The 2017 German election results marked both a victory and a defeat for now four-time Chancellor Angela Merkel and her party. The Christian Democratic Union (CDU) and the Christian Social Union (CSU) secured 33% of the vote, meaning Merkel will maintain her position leading the largest party in the German parliament (the Bundestag). However, this number marks a significant decline in support from the 2013 election, when the CDU and CSU won 41% of the vote.
So where did those votes all go? It’s hard to say for sure, but one trend is clear: the Alternative für Deutschland (AfD), a right-wing nationalist party that ran on anti-Islam and anti-immigrant rhetoric, won 12.6% of the vote, securing them more than 90 seats in the Bundestag. It is the first far-right nationalist party to enter the German parliament in 60 years.
Here’s some things to consider about these results:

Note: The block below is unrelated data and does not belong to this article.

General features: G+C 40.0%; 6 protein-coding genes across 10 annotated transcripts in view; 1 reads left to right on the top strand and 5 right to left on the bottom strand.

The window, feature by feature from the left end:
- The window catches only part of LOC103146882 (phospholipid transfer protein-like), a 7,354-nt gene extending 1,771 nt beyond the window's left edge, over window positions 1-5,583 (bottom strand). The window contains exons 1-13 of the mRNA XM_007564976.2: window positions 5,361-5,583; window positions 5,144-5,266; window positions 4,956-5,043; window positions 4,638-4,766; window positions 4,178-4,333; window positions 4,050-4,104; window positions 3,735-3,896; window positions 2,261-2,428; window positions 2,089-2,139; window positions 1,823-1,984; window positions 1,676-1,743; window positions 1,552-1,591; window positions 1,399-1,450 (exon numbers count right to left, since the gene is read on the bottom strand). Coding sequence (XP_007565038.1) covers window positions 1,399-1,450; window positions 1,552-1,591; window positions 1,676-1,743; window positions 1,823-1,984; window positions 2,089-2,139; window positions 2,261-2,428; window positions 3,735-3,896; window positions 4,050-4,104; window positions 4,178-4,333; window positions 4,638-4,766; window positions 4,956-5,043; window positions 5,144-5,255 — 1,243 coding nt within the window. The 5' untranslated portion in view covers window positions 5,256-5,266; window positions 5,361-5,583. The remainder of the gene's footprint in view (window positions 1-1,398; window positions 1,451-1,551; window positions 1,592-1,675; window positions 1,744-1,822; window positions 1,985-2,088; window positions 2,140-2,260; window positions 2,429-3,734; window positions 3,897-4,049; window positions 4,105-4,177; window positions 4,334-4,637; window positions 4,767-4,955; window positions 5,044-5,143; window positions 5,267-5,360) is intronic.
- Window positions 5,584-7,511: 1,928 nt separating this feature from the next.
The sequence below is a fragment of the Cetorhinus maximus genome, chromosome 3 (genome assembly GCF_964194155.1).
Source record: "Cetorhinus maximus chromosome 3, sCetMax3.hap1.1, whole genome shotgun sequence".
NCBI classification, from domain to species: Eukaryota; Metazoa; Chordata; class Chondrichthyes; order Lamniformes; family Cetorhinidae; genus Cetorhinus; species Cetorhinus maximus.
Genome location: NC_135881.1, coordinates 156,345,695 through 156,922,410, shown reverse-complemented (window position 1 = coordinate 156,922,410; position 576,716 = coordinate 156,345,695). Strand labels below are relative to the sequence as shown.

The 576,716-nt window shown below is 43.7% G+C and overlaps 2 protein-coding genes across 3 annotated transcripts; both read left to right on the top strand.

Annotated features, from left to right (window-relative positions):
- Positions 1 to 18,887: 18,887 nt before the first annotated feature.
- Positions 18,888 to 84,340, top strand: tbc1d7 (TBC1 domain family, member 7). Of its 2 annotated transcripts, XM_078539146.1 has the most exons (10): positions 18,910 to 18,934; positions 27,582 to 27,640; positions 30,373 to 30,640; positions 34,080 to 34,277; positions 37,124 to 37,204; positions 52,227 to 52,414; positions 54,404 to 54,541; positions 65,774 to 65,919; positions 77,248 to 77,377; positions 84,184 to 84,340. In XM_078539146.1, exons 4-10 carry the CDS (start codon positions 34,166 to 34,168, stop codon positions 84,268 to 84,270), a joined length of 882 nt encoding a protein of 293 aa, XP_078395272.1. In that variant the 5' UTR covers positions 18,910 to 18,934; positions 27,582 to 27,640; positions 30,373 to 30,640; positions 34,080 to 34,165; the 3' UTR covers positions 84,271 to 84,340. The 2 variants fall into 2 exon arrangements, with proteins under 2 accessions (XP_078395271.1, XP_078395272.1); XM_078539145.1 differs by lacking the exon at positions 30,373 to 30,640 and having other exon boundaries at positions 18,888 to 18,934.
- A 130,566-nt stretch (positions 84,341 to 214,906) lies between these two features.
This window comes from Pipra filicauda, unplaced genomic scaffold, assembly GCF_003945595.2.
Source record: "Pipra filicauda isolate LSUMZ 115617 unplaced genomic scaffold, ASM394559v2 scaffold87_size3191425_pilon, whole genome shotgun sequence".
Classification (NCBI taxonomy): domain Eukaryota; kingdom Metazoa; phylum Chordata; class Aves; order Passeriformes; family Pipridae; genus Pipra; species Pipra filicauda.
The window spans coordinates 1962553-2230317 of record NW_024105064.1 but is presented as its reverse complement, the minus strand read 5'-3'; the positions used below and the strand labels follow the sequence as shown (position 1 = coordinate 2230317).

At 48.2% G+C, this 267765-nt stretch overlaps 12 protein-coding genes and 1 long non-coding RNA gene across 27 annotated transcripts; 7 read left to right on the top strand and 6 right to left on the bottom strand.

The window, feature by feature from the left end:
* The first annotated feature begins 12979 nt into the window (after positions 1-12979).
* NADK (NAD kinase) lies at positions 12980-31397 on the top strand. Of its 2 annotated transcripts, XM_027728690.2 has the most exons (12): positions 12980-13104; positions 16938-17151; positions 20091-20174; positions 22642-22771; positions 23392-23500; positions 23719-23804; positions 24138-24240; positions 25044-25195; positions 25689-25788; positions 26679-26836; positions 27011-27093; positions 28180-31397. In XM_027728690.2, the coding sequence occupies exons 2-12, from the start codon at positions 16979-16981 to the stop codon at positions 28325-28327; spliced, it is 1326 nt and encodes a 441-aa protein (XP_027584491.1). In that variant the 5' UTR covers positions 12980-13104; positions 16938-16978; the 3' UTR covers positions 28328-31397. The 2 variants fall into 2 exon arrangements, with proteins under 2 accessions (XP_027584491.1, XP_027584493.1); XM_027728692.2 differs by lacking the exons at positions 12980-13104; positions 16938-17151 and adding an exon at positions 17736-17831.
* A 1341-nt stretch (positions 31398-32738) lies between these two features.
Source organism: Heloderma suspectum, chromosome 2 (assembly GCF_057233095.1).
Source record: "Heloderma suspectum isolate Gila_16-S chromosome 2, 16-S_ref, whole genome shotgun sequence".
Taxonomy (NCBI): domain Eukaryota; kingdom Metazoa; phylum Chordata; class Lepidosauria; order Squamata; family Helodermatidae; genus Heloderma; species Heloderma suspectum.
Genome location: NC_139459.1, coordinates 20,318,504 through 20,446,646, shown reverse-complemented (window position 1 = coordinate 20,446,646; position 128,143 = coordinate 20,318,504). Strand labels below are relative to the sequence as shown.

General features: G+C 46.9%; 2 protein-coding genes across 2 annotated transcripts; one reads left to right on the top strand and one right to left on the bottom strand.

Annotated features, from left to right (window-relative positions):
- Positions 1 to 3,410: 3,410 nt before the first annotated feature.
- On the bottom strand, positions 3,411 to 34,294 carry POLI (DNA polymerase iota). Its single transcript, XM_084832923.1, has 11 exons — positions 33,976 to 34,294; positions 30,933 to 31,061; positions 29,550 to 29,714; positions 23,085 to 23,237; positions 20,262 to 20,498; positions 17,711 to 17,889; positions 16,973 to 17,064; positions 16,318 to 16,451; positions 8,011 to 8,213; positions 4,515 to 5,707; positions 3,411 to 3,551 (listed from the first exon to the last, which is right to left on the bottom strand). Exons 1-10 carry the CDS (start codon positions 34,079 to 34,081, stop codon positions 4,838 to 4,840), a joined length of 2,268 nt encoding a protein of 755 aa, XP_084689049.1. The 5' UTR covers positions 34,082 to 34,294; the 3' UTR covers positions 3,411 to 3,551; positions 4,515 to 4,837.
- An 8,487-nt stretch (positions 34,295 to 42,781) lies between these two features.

- Merkel accepted more than 1 million foreign nationals into the country in 2015. While she has received political pushback for this, she has generally maintained her views in support of humanitarianism and a multicultural Germany.
- This rise in immigration fueled the nationalist tensions and fear that the AfD used to mobilize support. Interestingly, though, the AfD won the most votes in eastern Germany – a region with one of the smallest immigrant populations.
- The Social Democrats (SPD) who were previously in a coalition with Merkel’s party declared they were ending their partnership, and heading into the opposition. This likely impacted some of the CDU’s support, because the SPD came in second in the polls.
- This leaves Merkel in the position to try and form a coalition with the pro-business FDP party (10%) and the Greens (9%). This will not be easy, and may lead to a weaker CDU-led coalition than in years past.
Similarly, too, there has been immense push back from voters who are appalled by the results and fervently detest the AfD and its values, which some say are reminiscent of the Nazi party.
A increasingly divided Germany will now move forward in an increasingly divided international community, and the feasibility of a harmonious multicultural society will continue to be tested.